When my trusty old Mazda5 lost its life this past fall after a little elderly driver crushed the front end into submission, I picked up a new and equally unexciting vehicle (Hyundai Tuscon) weeks before the Canadian winter came knocking. Sailun Tire reached out and asked if I wanted to test out a set of its winter tires.
Initially, I was hoping for a set of the IceBlazer WSL2 tires, as Sailun gives tires top marks for ice performance and quietness. However, they didn’t come in the size I needed, so I went with the Sailun IceBlazer WST1. This is far and away the most popular winter tire in the Sailun lineup, accounting for about 75% of sales.
What sets the Sailun IceBlazer WST1 apart is the ability to add studs. According to Sailun, the studs will provide a 20-30% performance boost on snow and ice, however, traction compared to non-studded tires on wet/dry roads could be compromised, but Sailun says the difference is minimal. Alas, studded tires are illegal where I live, so I couldn’t test this for myself. But drivers can still safely use these tires without the studs, so problem solved. You should check to see if studded tires are legal where you live before buying them.
The WST1 has a more rounded design than the WSL2. According to Sailun, the rounded design offers improved cornering consistency. WST1 tires also offer better traction in snow over the WSL2 thanks to deeper treads, but lose a little traction on the ice because of fewer sipes (the squiggly lines you see on the tread blocks) due to the stud anchors taking up extra real estate.
I had the Sailun IceBlazer WST1 tires installed before winter really took hold. In the city, I didn’t really notice much-added noise while driving, but on the highway, things got noticeably louder. It’s not obnoxious, but it took a bit of getting used to. However, that added noise was a small price to pay for the performance I saw once the snow fell in earnest. After one nasty storm dropped comfortably more than a foot of snow, I took the Tucson out for a spin to see exactly what the WST1 tires could do.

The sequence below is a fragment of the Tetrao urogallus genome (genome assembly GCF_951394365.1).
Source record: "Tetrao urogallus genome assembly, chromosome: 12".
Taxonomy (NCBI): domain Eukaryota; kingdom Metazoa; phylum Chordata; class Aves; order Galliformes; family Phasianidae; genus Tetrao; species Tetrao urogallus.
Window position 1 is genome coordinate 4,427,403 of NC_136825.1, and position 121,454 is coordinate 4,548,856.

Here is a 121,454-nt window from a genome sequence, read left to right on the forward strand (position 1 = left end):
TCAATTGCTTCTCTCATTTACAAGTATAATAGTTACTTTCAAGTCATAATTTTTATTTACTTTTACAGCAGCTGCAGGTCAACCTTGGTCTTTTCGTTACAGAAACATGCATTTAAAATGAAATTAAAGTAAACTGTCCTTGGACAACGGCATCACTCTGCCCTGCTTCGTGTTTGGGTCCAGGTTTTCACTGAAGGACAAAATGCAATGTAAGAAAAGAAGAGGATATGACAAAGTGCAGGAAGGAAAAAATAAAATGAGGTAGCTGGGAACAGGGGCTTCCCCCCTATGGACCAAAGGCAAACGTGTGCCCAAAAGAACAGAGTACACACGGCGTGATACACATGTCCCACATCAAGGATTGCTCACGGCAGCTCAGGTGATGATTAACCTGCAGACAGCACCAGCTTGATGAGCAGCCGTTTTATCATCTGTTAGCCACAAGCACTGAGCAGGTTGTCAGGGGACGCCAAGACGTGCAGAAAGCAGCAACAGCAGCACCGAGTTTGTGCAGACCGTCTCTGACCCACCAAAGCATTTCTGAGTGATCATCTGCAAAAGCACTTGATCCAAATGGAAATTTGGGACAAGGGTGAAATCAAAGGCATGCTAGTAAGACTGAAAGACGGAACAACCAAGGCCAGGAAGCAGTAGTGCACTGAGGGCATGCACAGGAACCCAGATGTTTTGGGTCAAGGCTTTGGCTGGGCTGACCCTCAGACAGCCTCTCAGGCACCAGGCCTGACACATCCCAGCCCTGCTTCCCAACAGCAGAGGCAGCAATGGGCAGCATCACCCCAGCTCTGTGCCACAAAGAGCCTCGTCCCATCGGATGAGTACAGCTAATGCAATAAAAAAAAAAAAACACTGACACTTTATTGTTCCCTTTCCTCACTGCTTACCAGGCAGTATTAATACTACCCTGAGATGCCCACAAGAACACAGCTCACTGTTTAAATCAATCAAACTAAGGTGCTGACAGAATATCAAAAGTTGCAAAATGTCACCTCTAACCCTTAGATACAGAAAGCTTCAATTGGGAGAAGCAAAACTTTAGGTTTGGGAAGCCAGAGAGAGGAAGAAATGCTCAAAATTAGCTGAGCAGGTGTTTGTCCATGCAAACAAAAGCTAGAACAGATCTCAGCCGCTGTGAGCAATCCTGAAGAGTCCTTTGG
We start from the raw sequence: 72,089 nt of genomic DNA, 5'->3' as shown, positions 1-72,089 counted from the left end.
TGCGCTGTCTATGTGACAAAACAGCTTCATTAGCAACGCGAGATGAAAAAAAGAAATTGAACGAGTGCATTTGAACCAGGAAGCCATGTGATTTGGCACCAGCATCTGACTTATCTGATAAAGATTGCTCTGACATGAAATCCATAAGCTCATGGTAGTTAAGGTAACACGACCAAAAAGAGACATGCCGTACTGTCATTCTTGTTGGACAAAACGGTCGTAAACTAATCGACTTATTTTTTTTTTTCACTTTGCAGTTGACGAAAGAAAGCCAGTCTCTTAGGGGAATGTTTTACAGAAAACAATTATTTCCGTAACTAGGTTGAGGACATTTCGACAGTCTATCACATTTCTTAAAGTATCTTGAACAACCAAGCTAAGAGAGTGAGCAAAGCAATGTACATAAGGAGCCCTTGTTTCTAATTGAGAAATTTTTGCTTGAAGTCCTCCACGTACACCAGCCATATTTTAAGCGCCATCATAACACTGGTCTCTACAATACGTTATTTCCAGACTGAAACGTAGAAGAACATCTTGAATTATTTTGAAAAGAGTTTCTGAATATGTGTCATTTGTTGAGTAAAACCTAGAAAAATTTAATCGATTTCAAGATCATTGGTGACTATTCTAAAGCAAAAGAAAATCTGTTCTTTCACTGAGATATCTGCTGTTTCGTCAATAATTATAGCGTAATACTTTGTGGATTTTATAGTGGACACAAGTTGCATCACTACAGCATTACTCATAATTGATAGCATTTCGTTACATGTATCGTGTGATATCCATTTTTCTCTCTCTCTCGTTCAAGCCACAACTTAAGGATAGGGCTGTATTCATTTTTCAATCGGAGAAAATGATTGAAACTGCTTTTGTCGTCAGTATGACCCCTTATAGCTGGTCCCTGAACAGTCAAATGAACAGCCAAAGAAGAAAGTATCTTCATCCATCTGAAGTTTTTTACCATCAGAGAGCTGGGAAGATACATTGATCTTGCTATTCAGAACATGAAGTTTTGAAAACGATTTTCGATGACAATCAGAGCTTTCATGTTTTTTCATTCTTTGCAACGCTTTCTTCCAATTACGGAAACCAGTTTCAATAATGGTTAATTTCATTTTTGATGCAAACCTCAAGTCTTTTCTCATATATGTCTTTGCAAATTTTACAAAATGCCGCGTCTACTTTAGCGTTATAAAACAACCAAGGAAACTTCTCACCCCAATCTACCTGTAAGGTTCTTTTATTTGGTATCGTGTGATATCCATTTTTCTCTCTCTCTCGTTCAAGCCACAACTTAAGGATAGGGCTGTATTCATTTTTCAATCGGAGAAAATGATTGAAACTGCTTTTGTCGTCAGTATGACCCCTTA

I’ve not tested a wide array of winter tires, but I found the Sailun Ice Blazer WST1 tires outperformed the General Altimax tires I had on my Mazda5 (though the Generals were quieter on the highway). That’s not an entirely fair comparison as the vehicles are much different, but that’s all I’ve got.
Aggressive stopping on snow-covered streets resulted in very minimal sliding unless I was really pushing it. Spinning tires could also be largely avoided from a dead stop with a calm foot on the go pedal.
Feeling more confident after about an hour of playing in the snow, I headed to a steep climb that I’ve seen several other vehicles fail to summit. Approaching it for the first time, I went in with a pretty good head of steam and had no trouble getting to the top. Armed with some extra bravado, I circled my way back to the foot of the hill again and stopped at the bottom. Anybody who’s ever taken an ATV or Jeep through the muck will tell you that momentum is your friend when traction is lacking, so I certainly wouldn’t recommend stopping at the foot of a snow-covered hill. But this was for science!
My second ascent did not go nearly as smoothly as my first. I had lots of wheel spin when I got started and didn’t have quite enough momentum to get me to the top, which I expected. I rolled back down the hill and backed up a little to take a slow run at the hill and began a very deliberate climb. Just about any bump in the throttle saw traction all but disappear, so I focussed on going slow and steady and managed to reach the top without my back end breaking loose. I’ll call that a victory.
Sailun didn’t provide a price list for us to share, as tire prices can vary considerably depending on the retailer. However, Sailun says its tires are priced 20-30% cheaper than its nearest competitor.
There is, however, a caveat. At this point, Sailun does not sell winter tires in the U.S. market. You can find a small selection of all-season tires at GoSailun.com, but Sailun says U.S. duties are hampering the tires’ commercial viability, so options are limited. In Canada, however, SailunTire.ca has a much longer list to choose from.
Our Final Verdict
With some good cold-weather testing under my belt, I came away impressed with the Sailun IceBlazer WST1 winter tires. Traction in the snow is excellent and I see no reason not to recommend them – especially if you can indeed find them for 20-30% less than competitive winter tires.
If you are on the fence about buying a set of winter tires because they are expensive, know that I’ve white-knuckled my way through more than one Canadian winter with all-season tires. Even more affordable tires like the Sailun WST1 still sting at the cash register. But once I sucked it up and bought a set of winter tires eight years ago, the peace of mind they instantly delivered was worth the price by itself.
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